Displaying items by tag: tuberculosis
Recently, George Detwiler, member and volunteer here at the Historical Society of Montgomery County, donated a collection of photographs of the River Crest Preventorium. This facility was an offshoot of the Kensington Dispensary for the treatment of tuberculosis located in Mont Clare, Upper Dublin. The Kensington Dispensary was founded by St. Michael’s Lutheran Church in Germantown to treat the high rate of tuberculosis in Kensington’s immigrant community. The Mont Clare location was meant to provide a country retreat for children who had been exposed to tuberculosis, but did not have an active form of the disease.
According to the minutes of the Fourth Biennal Convention of the United Lutheran Church in America, in 1923 The Preventorium had space for 39 children. The demand was such that the children had be limited to only a two stay, and the report calls for an expansion of the facility. The minutes describe the method used at the preventorium as “Fresh air, sunshine, nourishing food, supervised play, exercise and rest….Another definite aim is to assist the child’s mental, moral and spiritual development.”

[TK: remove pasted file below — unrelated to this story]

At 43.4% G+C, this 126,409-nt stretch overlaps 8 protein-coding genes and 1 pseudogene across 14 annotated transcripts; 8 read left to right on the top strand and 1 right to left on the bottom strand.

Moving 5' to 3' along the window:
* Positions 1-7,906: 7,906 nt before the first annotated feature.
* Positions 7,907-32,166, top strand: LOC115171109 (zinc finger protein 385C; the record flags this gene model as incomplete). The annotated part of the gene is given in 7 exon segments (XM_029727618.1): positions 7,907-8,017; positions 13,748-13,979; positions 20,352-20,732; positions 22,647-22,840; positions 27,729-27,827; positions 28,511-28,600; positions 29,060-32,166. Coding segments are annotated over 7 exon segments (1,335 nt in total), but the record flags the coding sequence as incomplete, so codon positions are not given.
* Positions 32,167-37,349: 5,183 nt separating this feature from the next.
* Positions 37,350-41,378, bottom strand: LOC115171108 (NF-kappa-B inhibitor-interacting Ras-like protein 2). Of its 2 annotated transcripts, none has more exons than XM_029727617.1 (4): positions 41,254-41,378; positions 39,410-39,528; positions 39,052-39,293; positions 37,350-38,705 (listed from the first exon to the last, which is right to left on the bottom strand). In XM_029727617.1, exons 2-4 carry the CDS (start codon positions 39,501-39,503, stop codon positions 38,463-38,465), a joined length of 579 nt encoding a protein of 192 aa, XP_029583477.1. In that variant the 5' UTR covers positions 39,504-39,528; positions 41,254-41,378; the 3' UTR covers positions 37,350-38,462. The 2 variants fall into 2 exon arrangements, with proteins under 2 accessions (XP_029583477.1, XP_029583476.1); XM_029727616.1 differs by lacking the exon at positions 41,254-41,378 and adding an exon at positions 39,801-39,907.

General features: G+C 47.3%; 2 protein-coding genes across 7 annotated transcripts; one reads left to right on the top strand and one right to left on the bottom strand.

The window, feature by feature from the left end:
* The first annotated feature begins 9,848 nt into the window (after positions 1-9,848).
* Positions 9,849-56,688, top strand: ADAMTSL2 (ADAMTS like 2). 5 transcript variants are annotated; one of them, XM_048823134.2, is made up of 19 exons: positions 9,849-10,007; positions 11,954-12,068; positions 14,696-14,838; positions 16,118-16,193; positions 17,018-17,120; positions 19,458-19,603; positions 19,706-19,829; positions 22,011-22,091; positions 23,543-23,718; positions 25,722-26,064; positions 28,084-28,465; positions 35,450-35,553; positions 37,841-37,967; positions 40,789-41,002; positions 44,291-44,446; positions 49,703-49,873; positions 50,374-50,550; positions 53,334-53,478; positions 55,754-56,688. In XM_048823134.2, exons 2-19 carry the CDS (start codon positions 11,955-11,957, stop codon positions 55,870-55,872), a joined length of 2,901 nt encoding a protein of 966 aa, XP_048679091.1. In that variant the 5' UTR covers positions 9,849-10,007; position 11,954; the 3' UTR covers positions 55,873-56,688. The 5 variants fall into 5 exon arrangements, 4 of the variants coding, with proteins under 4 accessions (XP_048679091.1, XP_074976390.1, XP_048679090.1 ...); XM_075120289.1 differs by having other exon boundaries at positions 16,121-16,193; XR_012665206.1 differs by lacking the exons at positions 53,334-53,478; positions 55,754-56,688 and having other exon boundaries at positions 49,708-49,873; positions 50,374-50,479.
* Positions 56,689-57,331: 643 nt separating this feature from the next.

Along with the photographs, George donated a program for the 1929 dedication of a new administration building at River Crest and new dormitories for 100 children.
By the middle of the 20th century, tuberculosis was no longer the crisis it had decades earlier, and the Kensington Dispensary shifted focus to serving intellectually disabled adults and children, and River Crest became a residence and summer camp for those children.
In 1969, the organization changed its name to KenCrest. Today, the River Crest Preventorium is the RiverCrest Golf Club.